This is a public version of this post. If you are a Taylor employee, contact me for the link to the internal private version of this post with strategic commentary.
This summer I decided to work on a Virtual Reality 6DOF (six degrees of freedom) proof-of-concept. This POC took between 30-40 hours, an hour or two in the evenings here and there over the course of a few weeks. Here is a video demonstration.
The key things I was trying to prove were that:
With newer 6DOF room-scale VR systems:
- Can we build a compelling experience based on user photos with a resolution quality that makes it engaging? Up till now, resolution in mobile VR mediocre at best.
- Can we configure a product realtime and make the 3D model accurate enough to match what is produced as well as realistic enough for someone to actually order it all within VR?
- What is the level of runtime texture manipulation available in Unity and other 3D engines since that is really key to configuration and is it fast enough?
- Any limitations with consuming our KLIC Photo API’s (memory, performance) since that is crucial to any solution?
My initial goal was to just build a Virtual Art gallery from your Lifepics photo albums but this quickly turned into more than that. This app begins by generating a Virtual Reality art gallery based on photos dynamically retrieved from your KLIC Photo Albums via the KLIC Photo (Lifepics) API. You can actually walk through the gallery using positional tracking and there is some background ambient noise from the National Art Gallery in London so it really feels like you are in a gallery/museum. The gallery is randomly generated each time you come in to keep it fresh.
It also has a dynamic product generator that will create a personalized photo product (coffee mug) you can hold, examine, play with and purchase right within VR based on the photos from your photo library! Doing this requires real-time manipulation of the base texture for the mug to inject a photo correctly and get it to match what will be produced. I am not very good at creating 3D models but I found a coffee mug asset that has a photo area with an aspect ratio very close to our Lifepics 11 oz mug. I was able to tweak this so it matched and it absolutely matches production (I verified this in MediaClip). This is very doable as long as the model created follows some guidelines in how the UV map is created (more on that later).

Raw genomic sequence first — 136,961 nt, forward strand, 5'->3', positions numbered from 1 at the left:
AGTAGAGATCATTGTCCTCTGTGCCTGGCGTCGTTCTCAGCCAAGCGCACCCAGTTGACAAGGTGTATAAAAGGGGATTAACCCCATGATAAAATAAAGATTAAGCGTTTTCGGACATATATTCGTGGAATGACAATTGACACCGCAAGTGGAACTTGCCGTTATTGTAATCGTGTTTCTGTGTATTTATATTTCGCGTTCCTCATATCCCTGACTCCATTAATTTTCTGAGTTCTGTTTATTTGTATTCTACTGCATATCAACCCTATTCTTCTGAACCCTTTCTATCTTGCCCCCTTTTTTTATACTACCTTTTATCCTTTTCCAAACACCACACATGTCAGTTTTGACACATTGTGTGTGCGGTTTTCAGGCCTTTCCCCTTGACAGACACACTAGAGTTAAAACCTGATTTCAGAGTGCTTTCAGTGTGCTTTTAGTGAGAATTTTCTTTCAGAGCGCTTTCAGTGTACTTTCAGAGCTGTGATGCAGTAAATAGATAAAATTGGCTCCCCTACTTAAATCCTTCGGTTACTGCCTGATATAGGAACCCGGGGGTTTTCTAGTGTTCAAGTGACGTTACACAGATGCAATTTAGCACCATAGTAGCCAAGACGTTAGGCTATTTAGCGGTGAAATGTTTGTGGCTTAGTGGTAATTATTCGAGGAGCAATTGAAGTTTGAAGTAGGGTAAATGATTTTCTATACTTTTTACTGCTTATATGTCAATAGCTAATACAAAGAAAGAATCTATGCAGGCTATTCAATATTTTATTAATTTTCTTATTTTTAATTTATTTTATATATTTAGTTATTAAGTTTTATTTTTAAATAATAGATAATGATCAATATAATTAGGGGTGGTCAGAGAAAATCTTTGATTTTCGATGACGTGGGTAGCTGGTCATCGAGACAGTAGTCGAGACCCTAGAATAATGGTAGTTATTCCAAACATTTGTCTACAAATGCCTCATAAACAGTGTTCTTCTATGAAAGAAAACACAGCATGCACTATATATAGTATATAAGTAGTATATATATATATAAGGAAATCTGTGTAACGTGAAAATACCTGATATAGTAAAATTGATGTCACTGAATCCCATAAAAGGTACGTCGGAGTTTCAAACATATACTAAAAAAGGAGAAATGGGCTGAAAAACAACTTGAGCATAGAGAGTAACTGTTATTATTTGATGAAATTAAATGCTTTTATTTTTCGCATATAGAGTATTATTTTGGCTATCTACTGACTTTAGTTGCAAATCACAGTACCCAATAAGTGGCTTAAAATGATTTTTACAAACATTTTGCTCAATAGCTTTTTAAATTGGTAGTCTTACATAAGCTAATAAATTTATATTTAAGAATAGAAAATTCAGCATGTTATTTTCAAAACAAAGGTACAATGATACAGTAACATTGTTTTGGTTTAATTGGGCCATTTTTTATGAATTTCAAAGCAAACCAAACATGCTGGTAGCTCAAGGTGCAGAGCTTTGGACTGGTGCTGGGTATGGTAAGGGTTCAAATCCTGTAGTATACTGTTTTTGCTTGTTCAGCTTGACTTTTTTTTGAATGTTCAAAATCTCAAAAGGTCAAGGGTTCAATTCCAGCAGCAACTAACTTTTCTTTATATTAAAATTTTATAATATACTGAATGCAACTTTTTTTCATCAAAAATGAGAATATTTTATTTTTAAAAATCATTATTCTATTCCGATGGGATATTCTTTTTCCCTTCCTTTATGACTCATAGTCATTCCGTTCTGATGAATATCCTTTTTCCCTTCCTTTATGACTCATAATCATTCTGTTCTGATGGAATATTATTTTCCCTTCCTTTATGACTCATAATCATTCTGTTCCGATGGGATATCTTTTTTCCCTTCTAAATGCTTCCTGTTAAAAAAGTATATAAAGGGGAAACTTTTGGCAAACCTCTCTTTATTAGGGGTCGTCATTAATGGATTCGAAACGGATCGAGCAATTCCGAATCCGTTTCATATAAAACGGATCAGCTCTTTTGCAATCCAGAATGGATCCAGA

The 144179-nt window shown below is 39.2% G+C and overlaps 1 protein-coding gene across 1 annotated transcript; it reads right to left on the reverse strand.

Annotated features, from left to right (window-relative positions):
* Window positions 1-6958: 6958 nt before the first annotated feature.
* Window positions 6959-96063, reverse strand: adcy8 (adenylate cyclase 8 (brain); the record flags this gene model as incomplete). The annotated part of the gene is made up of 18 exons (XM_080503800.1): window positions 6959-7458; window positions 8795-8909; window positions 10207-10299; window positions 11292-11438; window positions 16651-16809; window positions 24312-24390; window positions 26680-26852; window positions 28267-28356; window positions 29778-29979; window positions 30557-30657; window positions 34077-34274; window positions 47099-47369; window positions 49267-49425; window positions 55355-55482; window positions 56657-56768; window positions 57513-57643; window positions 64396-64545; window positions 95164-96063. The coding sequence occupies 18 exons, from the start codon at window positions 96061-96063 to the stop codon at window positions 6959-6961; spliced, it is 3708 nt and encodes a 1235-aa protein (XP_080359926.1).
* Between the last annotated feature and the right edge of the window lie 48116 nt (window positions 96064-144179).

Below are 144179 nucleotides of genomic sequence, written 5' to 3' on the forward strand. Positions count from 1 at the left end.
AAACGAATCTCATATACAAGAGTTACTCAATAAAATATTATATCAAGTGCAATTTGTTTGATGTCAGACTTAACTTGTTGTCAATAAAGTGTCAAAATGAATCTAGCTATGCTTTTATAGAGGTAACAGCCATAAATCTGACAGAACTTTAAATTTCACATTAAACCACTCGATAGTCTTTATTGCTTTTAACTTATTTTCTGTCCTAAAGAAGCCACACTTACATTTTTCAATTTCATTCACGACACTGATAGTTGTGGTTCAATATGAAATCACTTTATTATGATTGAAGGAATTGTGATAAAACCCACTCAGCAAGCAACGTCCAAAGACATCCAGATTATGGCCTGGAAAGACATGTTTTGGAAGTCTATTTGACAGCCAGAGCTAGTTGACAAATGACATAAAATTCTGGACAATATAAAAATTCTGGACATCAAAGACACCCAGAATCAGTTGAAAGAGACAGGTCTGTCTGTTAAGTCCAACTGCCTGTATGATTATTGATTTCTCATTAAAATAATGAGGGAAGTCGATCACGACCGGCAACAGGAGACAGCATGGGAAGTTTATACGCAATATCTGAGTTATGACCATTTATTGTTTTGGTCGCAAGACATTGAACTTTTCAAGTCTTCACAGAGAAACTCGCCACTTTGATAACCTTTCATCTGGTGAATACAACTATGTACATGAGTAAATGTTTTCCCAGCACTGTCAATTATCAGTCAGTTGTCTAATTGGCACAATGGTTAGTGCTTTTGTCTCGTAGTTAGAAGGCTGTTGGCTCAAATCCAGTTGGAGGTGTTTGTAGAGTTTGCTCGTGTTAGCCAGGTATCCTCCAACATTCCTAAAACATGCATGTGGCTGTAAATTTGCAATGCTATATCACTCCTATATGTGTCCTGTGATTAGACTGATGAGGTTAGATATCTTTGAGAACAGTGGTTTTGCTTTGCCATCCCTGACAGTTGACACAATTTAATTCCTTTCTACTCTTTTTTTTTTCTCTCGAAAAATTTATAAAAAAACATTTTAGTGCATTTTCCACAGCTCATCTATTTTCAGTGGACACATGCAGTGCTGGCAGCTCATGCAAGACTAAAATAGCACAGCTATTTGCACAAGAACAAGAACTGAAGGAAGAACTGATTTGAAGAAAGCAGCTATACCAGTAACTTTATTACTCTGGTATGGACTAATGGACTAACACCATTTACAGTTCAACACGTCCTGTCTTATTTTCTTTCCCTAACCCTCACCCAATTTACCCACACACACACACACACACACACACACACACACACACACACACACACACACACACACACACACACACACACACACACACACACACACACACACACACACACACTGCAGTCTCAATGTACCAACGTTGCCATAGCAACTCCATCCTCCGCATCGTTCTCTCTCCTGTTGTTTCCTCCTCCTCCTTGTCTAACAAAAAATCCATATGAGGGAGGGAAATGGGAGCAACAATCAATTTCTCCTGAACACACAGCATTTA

Buying the product is as simple as placing it on the shopping cart pad. It detects a generated product and allows you to check out with your default shipping address in Lifepics. Similar to the Alexa Skill prototype I created a few years ago, if you want to ship to a different address instead you can simply add the configured item to your cart and you can complete checkout on your computer or phone. This is thanks to the fact that KLIC Photo is an omni-channel ecommerce system.
I also started creating the beginning of a game that demonstrates the capabilities of Unity (and other 3D engines) to manipulate textures. Essentially, I randomly pick a photo from your album and make four cubes out of the photo which you have to put together as fast as you can to form the original photo. This needs some additional development before it is complete but the idea was to try doing some additional texture manipulation in creating other objects including crop, scale and slice.
This looks SO much better in the actual headset versus what I can show you in a video or screenshot, but if you have played with a newer 6DOF VR device before you will get the idea. The gallery canvases actually look really great. It is neat seeing your photos enlarged in a “real” space and being able to pick up, play with, closely examine and order an actual product with full positional tracking. I spent a lot of time trying to make the most of the hardware so the canvas art and product look very clear up close. Definitely good enough to decide to buy the product!